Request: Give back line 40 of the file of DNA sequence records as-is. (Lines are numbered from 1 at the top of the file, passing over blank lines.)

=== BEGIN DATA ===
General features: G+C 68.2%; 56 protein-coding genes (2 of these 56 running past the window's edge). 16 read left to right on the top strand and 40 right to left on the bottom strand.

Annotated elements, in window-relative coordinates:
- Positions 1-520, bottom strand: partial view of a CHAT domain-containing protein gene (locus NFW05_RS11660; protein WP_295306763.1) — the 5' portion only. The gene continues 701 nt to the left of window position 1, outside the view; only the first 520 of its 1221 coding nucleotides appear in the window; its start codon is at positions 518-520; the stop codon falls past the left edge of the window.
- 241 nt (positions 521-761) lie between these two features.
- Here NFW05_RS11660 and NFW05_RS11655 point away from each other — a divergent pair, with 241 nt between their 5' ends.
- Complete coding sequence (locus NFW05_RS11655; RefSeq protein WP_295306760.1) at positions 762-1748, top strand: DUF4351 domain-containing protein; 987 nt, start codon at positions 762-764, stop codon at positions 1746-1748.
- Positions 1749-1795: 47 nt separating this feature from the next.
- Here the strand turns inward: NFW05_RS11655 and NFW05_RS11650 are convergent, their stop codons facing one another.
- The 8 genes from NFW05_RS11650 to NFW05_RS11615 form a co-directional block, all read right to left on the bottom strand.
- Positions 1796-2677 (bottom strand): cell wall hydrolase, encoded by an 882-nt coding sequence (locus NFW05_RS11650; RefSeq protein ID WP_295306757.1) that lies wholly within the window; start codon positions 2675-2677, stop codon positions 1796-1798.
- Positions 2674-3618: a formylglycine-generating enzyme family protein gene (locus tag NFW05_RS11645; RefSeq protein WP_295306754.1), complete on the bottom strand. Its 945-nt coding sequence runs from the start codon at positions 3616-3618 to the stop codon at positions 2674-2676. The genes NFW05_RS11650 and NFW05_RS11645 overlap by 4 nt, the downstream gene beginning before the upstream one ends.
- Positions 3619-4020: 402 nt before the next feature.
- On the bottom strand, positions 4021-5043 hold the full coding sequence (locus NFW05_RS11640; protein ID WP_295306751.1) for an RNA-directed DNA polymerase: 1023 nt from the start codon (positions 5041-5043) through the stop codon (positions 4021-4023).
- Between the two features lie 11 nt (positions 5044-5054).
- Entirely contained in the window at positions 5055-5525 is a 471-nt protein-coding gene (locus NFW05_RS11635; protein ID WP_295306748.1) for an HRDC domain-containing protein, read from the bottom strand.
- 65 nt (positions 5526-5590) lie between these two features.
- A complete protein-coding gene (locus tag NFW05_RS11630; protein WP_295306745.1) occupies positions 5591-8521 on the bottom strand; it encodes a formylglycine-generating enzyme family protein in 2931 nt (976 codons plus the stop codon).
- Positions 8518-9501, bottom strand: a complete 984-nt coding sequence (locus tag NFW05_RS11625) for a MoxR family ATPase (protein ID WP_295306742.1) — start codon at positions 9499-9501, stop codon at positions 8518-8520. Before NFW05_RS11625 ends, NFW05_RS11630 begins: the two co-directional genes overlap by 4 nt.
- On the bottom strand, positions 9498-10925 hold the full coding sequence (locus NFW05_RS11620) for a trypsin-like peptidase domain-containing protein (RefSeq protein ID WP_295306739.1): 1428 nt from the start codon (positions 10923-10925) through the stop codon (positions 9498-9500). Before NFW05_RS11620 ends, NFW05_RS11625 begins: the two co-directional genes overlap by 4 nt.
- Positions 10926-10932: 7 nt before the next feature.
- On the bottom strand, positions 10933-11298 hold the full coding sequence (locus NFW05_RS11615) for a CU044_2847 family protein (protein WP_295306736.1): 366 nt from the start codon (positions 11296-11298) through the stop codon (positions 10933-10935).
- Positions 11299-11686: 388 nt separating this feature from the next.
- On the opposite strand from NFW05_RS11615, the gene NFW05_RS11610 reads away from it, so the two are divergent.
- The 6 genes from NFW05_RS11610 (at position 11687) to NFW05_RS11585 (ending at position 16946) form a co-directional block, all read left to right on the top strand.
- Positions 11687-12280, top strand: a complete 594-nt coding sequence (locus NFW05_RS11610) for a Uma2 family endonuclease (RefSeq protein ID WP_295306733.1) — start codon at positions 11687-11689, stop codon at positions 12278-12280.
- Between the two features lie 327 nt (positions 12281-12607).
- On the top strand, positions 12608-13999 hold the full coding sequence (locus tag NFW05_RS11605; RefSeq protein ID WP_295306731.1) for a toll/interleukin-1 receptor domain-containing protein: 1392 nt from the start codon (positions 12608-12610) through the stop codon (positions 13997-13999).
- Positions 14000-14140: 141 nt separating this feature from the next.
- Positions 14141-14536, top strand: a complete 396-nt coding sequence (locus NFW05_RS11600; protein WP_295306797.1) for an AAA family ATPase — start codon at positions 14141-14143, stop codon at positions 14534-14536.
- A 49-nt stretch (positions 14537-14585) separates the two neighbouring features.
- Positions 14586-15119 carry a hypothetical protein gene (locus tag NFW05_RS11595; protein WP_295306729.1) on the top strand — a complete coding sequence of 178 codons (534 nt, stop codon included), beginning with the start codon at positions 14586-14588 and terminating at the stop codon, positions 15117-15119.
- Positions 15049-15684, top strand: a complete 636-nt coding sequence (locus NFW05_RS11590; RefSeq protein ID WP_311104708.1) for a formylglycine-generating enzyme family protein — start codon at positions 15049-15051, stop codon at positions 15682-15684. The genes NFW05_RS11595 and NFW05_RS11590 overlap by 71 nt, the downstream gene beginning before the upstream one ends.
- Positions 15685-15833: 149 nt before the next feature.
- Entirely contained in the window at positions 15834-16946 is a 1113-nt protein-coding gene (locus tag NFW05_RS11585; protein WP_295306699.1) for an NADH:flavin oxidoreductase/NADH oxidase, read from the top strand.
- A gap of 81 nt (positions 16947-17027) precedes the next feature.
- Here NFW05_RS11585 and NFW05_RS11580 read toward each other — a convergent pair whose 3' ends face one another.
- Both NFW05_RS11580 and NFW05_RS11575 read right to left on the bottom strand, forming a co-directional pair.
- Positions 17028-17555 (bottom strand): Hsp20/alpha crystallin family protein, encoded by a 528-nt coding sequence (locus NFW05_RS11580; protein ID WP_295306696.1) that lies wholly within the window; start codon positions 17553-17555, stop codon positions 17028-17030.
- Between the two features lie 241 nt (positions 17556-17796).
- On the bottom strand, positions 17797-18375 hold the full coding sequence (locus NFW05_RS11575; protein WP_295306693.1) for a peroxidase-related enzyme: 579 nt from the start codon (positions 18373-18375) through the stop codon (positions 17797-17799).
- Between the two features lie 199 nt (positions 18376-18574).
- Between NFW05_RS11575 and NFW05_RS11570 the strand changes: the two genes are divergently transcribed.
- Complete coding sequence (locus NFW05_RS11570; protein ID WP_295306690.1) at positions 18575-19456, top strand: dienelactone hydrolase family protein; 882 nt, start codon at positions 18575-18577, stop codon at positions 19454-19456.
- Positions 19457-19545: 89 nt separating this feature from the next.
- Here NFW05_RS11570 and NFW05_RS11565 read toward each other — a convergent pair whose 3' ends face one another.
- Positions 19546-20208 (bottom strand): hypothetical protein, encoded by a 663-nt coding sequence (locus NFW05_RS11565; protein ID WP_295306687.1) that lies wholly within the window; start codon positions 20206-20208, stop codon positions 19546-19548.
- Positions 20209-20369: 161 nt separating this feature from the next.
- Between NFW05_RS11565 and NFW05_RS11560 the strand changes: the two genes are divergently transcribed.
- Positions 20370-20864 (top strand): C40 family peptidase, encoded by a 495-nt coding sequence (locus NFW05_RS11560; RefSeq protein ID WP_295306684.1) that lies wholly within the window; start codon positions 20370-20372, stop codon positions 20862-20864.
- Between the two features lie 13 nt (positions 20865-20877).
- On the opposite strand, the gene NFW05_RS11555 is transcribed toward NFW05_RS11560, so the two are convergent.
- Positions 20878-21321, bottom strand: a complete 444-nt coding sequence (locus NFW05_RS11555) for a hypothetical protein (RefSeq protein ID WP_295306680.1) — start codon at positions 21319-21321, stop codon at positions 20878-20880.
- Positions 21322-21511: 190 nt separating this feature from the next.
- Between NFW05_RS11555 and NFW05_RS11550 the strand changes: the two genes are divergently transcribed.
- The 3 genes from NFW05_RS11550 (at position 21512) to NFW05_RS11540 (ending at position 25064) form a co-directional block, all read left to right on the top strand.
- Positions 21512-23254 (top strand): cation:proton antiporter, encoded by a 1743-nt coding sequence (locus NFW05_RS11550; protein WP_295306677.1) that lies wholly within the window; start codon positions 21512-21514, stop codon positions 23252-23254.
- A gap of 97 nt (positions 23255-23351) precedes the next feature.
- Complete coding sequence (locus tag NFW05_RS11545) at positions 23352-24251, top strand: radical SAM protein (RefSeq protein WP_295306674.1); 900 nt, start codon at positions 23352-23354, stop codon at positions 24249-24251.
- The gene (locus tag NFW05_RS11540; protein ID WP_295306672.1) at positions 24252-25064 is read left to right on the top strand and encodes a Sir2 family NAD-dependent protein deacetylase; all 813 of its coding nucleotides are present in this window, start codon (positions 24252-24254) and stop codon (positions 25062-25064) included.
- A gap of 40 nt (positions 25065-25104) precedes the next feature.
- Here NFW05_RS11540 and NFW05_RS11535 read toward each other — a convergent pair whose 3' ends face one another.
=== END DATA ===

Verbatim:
- On the bottom strand, positions 17797-18375 hold the full coding sequence (locus NFW05_RS11575; protein WP_295306693.1) for a peroxidase-related enzyme: 579 nt from the start codon (positions 18373-18375) through the stop codon (positions 17797-17799).